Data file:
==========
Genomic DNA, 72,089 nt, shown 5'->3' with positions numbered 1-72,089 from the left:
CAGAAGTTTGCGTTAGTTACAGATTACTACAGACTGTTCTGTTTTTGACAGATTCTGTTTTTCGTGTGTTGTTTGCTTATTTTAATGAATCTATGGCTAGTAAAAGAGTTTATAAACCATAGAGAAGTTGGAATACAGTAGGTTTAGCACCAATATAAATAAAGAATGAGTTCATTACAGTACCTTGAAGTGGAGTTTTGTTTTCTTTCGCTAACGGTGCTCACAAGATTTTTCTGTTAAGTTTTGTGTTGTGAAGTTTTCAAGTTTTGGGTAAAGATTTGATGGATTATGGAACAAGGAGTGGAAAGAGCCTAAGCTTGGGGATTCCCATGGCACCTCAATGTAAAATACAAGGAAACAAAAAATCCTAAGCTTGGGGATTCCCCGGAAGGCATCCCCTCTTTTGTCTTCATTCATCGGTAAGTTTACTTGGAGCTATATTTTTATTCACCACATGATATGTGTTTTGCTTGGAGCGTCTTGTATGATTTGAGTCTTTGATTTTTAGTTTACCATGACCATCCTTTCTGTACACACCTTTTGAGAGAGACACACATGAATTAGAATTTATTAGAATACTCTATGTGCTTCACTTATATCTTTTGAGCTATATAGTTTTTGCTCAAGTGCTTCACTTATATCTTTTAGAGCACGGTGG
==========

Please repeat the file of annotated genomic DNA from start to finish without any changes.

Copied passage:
Genomic DNA, 72,089 nt, shown 5'->3' with positions numbered 1-72,089 from the left:
CAGAAGTTTGCGTTAGTTACAGATTACTACAGACTGTTCTGTTTTTGACAGATTCTGTTTTTCGTGTGTTGTTTGCTTATTTTAATGAATCTATGGCTAGTAAAAGAGTTTATAAACCATAGAGAAGTTGGAATACAGTAGGTTTAGCACCAATATAAATAAAGAATGAGTTCATTACAGTACCTTGAAGTGGAGTTTTGTTTTCTTTCGCTAACGGTGCTCACAAGATTTTTCTGTTAAGTTTTGTGTTGTGAAGTTTTCAAGTTTTGGGTAAAGATTTGATGGATTATGGAACAAGGAGTGGAAAGAGCCTAAGCTTGGGGATTCCCATGGCACCTCAATGTAAAATACAAGGAAACAAAAAATCCTAAGCTTGGGGATTCCCCGGAAGGCATCCCCTCTTTTGTCTTCATTCATCGGTAAGTTTACTTGGAGCTATATTTTTATTCACCACATGATATGTGTTTTGCTTGGAGCGTCTTGTATGATTTGAGTCTTTGATTTTTAGTTTACCATGACCATCCTTTCTGTACACACCTTTTGAGAGAGACACACATGAATTAGAATTTATTAGAATACTCTATGTGCTTCACTTATATCTTTTGAGCTATATAGTTTTTGCTCAAGTGCTTCACTTATATCTTTTAGAGCACGGTGG